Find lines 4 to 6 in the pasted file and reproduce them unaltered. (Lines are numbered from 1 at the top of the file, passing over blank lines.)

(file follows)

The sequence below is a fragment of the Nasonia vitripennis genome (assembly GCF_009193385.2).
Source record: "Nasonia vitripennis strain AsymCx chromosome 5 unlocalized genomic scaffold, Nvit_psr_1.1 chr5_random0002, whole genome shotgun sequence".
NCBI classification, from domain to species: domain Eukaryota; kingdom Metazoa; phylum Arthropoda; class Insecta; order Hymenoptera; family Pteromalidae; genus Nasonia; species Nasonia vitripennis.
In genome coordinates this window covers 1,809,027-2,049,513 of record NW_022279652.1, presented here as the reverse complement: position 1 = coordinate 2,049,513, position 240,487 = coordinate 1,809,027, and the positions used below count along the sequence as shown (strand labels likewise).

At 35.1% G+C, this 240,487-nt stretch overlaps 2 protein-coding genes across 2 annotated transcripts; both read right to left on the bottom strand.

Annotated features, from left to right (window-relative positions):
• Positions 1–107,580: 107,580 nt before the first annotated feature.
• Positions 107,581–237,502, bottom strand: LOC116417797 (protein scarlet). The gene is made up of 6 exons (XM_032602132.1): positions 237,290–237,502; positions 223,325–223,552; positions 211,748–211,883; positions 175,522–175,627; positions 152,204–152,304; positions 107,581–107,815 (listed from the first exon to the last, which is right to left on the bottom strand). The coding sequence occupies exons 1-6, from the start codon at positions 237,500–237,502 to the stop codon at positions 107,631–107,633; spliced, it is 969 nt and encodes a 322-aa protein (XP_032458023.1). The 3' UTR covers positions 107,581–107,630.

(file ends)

In genome coordinates this window covers 1,809,027-2,049,513 of record NW_022279652.1, presented here as the reverse complement: position 1 = coordinate 2,049,513, position 240,487 = coordinate 1,809,027, and the positions used below count along the sequence as shown (strand labels likewise).

At 35.1% G+C, this 240,487-nt stretch overlaps 2 protein-coding genes across 2 annotated transcripts; both read right to left on the bottom strand.

Annotated features, from left to right (window-relative positions):